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Open Access Research article

No association between a candidate TCF7L2 variant and risk of breast or ovarian cancer

Ellen L Goode1*, Csilla Szabo4, Ludmila Prokunina-Olsson2, Robert A Vierkant1, Zachary S Fredericksen1, Francis S Collins3, Kristin L White1, Michele Schmidt1, Brooke L Fridley1 and Fergus J Couch4

  • * Corresponding author: Ellen L Goode egoode@mayo.edu

  • † Equal contributors

Author Affiliations

1 Health Sciences Research, Mayo Clinic College of Medicine, Rochester, USA

2 Laboratory of Translational Genomics, Division of Cancer Epidemiology and Genetics, National Cancer Institute, National Institutes of Health, Bethesda, USA

3 Office of the Director, National Institutes of Health, Bethesda, USA

4 Laboratory Medicine and Pathology, Mayo Clinic College of Medicine, Rochester, USA

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BMC Cancer 2009, 9:312  doi:10.1186/1471-2407-9-312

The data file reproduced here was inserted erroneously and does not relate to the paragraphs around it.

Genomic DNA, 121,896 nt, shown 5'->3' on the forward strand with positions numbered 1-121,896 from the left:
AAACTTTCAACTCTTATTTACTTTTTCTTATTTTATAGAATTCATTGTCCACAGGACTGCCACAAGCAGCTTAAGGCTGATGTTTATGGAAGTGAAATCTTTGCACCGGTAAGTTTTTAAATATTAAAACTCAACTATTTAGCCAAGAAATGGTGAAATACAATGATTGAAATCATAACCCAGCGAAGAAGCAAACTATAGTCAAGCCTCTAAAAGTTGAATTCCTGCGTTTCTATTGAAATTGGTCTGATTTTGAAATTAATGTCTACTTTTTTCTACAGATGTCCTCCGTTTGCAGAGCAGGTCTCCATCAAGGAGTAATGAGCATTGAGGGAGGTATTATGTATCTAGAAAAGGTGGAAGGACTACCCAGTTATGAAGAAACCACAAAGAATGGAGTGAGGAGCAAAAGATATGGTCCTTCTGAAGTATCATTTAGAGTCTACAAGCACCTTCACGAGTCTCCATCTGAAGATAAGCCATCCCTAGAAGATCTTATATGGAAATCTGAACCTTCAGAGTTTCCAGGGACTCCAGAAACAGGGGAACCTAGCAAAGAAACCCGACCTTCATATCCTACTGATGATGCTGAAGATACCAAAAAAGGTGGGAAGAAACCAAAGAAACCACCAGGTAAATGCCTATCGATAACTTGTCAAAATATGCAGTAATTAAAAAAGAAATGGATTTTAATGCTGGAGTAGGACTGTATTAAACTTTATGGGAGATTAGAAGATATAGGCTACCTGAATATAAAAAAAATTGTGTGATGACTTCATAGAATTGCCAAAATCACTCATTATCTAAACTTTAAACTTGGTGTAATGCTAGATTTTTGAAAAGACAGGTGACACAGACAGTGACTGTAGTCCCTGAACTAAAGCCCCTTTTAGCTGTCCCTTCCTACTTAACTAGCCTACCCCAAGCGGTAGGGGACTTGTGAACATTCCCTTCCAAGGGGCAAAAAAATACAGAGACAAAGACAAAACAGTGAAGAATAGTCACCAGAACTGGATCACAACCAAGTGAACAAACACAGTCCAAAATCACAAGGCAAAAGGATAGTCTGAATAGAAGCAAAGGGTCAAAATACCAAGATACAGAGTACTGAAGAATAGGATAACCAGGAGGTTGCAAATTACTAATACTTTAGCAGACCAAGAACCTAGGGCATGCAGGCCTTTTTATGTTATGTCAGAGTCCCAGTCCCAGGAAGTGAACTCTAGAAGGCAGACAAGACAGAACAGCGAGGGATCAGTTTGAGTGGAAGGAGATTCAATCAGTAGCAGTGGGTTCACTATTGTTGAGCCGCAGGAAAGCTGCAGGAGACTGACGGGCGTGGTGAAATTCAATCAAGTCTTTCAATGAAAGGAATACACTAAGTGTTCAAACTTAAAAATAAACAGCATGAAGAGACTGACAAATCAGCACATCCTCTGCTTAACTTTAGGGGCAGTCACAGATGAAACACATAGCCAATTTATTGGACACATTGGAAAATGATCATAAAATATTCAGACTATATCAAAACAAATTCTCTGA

Published: 4 September 2009

Abstract

Background

TCF7L2 is a transcription factor involved in Wnt/β-catenin signaling which has a variant known to be associated with risk of Type 2 diabetes and, in some studies, with risk of certain cancers, including familial breast cancer. No studies of ovarian cancer have been reported to date.

Methods

Two clinic-based case-control studies at the Mayo Clinic were assessed including 798 breast cancer cases, 843 breast cancer controls, 391 ovarian cancer cases, and 458 ovarian cancer controls. Genotyping at TCF7L2 rs12255372 used a 5' endonuclease assay, and statistical analysis used logistic regression among participants as a whole and among a priori-defined subsets.

Results

No associations with risk of breast or ovarian cancer were observed (ordinal model, p = 0.62 and p = 0.75, respectively). In addition, no associations were observed among sub-groups defined by age, BMI, family history, stage, grade, histology, or tumor behavior.

Conclusion

Although the biology of the Wnt/β-catenin signaling pathway and prior association between rs12255372 and numerous phenotypes warranted examination of this TCF7L2 SNP, no compelling evidence for association with breast or ovarian cancer was observed.